Summary: The fungal cell wall is a dynamic organelle required for cell shape, protection against the environment and, in pathogenic species, recognition by the innate immune system. The outer layer of the cell wall is comprised of glycosylated mannoproteins with the majority of these post-translational modifications being the addition of O- and N-linked mannosides. These polysaccharides are exposed on the outer surface of the fungal cell wall and are, therefore, the first point of contact between the fungus and the host immune system. This review focuses on O- and N-linked mannan biosynthesis in the fungal pathogen Candida albicans and highlights new insights gained from the characterization of mannosylation mutants into the role of these cell wall components in host-fungus interactions. In addition, we discuss the use of fungal mannan as a diagnostic marker of fungal disease. © 2013 The Authors.


Drummond R.A.,Aberdeen Group | Brown G.D.,Aberdeen Group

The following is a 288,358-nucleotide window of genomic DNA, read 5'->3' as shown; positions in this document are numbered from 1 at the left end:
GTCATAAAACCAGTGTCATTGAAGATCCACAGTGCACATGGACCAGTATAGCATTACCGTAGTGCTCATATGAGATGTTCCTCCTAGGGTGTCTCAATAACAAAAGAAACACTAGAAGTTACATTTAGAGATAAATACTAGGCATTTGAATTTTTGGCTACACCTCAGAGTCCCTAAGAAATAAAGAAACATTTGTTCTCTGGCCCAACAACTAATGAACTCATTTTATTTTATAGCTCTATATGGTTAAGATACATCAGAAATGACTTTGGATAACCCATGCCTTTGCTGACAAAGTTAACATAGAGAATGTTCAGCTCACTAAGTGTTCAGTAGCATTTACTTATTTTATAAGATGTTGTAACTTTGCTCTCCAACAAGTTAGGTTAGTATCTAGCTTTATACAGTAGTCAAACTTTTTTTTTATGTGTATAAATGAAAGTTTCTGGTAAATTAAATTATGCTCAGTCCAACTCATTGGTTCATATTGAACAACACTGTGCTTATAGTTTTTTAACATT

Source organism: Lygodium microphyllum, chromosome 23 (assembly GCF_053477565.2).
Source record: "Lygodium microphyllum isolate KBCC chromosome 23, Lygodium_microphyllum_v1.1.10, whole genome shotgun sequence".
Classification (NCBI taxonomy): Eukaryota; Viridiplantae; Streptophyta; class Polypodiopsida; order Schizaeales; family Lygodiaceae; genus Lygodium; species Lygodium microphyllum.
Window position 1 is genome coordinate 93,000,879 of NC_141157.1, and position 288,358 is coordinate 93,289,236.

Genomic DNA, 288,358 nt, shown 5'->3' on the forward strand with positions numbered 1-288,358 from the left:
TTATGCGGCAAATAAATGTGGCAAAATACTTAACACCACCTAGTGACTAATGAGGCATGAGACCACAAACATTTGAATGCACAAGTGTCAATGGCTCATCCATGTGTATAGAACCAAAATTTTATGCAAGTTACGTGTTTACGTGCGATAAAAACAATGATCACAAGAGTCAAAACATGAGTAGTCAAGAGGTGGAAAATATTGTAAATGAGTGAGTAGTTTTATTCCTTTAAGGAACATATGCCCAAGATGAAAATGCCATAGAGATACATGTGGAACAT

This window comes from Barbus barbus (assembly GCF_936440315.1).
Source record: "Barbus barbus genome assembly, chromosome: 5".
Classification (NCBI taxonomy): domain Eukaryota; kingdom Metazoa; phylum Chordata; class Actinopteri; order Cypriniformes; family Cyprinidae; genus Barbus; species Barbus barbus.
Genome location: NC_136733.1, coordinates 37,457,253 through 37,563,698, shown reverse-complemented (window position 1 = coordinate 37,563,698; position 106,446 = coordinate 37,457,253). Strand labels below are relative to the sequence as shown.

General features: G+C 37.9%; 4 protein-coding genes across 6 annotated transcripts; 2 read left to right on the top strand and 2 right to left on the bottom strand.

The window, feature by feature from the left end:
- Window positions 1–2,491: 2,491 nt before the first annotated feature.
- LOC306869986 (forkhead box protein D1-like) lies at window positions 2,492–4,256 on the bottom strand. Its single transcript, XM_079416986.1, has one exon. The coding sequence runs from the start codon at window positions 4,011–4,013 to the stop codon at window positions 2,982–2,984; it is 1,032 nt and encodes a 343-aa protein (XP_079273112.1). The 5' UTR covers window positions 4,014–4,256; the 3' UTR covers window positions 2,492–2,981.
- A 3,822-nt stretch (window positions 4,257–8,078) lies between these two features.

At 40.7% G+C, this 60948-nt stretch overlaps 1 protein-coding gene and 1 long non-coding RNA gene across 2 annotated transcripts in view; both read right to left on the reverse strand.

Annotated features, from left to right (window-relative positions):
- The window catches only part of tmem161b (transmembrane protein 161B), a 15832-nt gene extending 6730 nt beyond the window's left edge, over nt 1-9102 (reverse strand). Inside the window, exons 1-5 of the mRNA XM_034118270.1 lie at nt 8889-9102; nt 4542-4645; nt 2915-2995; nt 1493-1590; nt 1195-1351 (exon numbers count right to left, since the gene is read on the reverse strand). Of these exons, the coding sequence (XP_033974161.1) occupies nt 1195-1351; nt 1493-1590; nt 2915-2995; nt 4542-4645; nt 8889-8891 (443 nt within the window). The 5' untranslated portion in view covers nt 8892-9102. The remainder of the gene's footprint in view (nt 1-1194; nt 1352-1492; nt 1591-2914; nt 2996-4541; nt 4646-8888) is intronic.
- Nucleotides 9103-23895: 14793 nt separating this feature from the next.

Current Opinion in Microbiology | Year: 2011

Dectin-1 is an innate immune pattern recognition receptor (PRR) that, through its ability to bind β-glucans, is involved in the recognition of several pathogenic fungi. Dectin-1 can stimulate a variety of cellular responses via the Syk/CARD9 signalling pathway, including phagocytosis, cytokine production and the respiratory burst. Several advances in our understanding of Dectin-1 immunobiology have been made in recent years, including characterisation of additional signalling pathways and demonstration of its ability to directly induce the development of adaptive immunity. However, the physiological role of many of the functions of this receptor is still unclear. This review aims to provide an update on Dectin-1 and its role within antifungal immune responses, focussing on progress made in the last two years. © 2011 Elsevier Ltd.


Brown G.D.,Aberdeen Group
Cell Host and Microbe | Year: 2010

Research into the interaction of fungi with the host has provided significant contributions to mammalian immunology. Here, I briefly review the most notable of these contributions, starting from the time of Metchnikoff, and highlight their impact on our understanding of immunity. © 2010 Elsevier Inc. All rights reserved.